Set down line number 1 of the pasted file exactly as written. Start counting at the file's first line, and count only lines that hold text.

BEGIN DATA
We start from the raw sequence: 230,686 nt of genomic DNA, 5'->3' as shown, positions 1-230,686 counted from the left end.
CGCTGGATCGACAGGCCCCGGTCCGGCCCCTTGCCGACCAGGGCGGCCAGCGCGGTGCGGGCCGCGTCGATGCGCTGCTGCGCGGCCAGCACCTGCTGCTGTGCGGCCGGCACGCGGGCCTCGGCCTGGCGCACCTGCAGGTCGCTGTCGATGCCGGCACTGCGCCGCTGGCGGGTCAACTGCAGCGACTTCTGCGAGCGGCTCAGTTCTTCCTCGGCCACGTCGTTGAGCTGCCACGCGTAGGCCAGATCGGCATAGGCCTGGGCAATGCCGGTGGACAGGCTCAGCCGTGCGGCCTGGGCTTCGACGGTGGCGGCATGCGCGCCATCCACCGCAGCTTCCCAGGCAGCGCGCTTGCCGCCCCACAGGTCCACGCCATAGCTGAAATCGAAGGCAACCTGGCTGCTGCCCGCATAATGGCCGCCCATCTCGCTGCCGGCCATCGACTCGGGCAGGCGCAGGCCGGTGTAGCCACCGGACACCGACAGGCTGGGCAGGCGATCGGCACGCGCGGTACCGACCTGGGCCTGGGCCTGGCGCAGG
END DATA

We start from the raw sequence: 230,686 nt of genomic DNA, 5'->3' as shown, positions 1-230,686 counted from the left end.